One of the most common fallacies in the economics blogosphere — and elsewhere — is what I call “devalue and dismiss.” That is, a writer will come up with some critique of another argument, let us call that argument X, and then dismiss that argument altogether. Afterwards, the thought processes of the dismisser run unencumbered by any consideration of X, which after all is what dismissal means.
Enjoy the ponderings of the Star's contributors and add your own thoughts. As this section develops, we hope it may become a medium for an exchange of ideas among those who are working towards the cultural revival. April 10th, 2014Catholic Coffee: Spoils and Legendsby Michael LichensOver at Catholic Exchange, Sam Guzman of The Catholic Gentleman discusses a very interesting legend about Pope Clement VIII blessing coffee and assuring its popularity for all posterity in the West. I am unsure if it is true, but thank God for it.Really, though, I just wanted to post this image.» Continue Reading April 9th, 2014Is Putin One of Us? (An old-fashioned Conservative?) Ink Desk | St. Austin Review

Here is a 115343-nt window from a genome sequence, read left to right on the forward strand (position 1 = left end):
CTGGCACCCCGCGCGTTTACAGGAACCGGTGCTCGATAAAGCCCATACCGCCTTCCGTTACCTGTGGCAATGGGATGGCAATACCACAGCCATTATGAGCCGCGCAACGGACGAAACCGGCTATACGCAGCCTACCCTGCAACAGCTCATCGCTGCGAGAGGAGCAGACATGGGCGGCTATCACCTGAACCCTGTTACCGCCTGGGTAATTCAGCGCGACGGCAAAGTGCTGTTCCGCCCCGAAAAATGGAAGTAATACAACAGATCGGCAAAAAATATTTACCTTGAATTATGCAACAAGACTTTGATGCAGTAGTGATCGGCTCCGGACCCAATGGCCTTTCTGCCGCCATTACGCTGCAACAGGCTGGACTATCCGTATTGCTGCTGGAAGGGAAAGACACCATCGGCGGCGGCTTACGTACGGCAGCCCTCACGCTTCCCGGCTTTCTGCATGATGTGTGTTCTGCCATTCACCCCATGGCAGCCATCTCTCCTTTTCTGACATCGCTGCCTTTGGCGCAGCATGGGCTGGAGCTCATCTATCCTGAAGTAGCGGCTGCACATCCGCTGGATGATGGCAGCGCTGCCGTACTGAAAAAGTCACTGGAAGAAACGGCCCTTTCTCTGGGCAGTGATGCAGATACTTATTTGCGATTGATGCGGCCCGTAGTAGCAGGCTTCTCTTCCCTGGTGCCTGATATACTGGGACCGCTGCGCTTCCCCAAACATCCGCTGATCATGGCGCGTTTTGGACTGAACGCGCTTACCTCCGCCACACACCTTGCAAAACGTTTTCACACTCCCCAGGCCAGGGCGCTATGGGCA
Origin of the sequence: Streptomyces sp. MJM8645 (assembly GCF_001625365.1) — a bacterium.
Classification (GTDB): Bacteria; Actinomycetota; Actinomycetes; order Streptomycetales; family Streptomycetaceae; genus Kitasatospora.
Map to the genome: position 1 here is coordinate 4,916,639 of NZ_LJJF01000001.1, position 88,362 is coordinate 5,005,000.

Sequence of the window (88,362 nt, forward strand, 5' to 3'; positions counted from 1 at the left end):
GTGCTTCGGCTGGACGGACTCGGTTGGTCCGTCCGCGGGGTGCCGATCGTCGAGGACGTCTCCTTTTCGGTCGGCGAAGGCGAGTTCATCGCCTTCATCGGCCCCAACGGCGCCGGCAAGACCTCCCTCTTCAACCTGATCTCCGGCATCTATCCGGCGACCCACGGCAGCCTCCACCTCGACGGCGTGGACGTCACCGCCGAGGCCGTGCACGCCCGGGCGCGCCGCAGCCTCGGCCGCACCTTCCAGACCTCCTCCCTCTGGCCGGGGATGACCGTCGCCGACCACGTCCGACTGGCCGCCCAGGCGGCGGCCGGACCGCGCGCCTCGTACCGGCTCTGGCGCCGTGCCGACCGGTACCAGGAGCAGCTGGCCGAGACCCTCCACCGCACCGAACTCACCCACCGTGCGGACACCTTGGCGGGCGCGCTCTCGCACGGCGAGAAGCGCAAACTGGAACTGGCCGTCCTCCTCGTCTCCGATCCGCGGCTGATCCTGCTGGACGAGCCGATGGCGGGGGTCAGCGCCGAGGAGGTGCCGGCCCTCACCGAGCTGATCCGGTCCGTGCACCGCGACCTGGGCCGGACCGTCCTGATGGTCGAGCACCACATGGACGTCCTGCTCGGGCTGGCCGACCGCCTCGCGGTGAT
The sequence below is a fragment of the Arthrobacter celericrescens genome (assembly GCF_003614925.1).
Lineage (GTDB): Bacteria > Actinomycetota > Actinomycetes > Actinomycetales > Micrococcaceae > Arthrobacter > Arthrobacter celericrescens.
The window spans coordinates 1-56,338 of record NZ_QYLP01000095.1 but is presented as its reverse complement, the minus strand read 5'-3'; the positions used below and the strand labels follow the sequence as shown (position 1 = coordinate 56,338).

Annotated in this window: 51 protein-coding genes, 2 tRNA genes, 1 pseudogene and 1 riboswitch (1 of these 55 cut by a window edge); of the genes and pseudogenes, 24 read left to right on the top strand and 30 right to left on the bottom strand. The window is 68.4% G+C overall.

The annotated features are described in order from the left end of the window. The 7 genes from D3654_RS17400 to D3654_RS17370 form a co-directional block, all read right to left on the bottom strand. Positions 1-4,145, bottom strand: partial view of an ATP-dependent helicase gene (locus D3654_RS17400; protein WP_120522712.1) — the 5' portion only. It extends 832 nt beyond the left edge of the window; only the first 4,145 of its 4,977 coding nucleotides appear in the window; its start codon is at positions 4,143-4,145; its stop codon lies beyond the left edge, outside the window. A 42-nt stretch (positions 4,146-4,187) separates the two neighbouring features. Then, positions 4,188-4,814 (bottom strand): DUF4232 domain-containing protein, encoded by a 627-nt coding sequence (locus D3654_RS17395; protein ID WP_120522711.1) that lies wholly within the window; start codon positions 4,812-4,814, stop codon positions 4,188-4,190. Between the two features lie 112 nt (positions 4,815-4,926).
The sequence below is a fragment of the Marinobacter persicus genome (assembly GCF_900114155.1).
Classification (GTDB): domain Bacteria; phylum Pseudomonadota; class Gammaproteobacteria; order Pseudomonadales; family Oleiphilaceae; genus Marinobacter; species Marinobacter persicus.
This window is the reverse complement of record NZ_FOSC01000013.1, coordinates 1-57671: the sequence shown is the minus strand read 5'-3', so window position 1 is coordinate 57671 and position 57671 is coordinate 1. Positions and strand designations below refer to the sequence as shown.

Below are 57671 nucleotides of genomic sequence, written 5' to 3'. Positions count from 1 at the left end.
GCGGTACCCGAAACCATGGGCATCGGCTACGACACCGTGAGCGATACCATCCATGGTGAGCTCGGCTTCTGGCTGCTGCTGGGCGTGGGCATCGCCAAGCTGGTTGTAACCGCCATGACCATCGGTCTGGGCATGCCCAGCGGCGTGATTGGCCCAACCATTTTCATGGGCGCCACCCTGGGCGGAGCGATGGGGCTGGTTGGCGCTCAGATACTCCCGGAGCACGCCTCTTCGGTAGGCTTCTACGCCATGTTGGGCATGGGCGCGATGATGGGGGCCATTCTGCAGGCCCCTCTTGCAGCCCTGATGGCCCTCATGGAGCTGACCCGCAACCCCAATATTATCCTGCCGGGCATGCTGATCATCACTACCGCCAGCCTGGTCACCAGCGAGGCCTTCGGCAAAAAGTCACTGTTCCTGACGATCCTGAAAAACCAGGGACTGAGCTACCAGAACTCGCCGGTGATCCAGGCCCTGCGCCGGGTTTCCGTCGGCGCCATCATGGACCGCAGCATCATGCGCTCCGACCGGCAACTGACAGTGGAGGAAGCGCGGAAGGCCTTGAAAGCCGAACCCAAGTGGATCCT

The Family-Centered Economy This event was held in the building which, during the 1920s and ’30s, housed The Comintern, or Communist International–imagine the ghosts prowling there in the night! It is now part of the campus of the Russian State Social University, a relatively new and large institution, with a strong social conservative as its President. One of the lives claimed in the Gulag of the 1930’s was that of Alexander Chayanov. An agricultural economist of unusual insight, Chayanov did most of his work here in Moscow and was well on his way to constructing a compelling theory of what he called the “natural family economy.” Alas, his intellectual project was cut short by imprisonment and eventual death. All the same, he left behind a body of work that—I argue—still illuminates the nature of a true family-centered economy.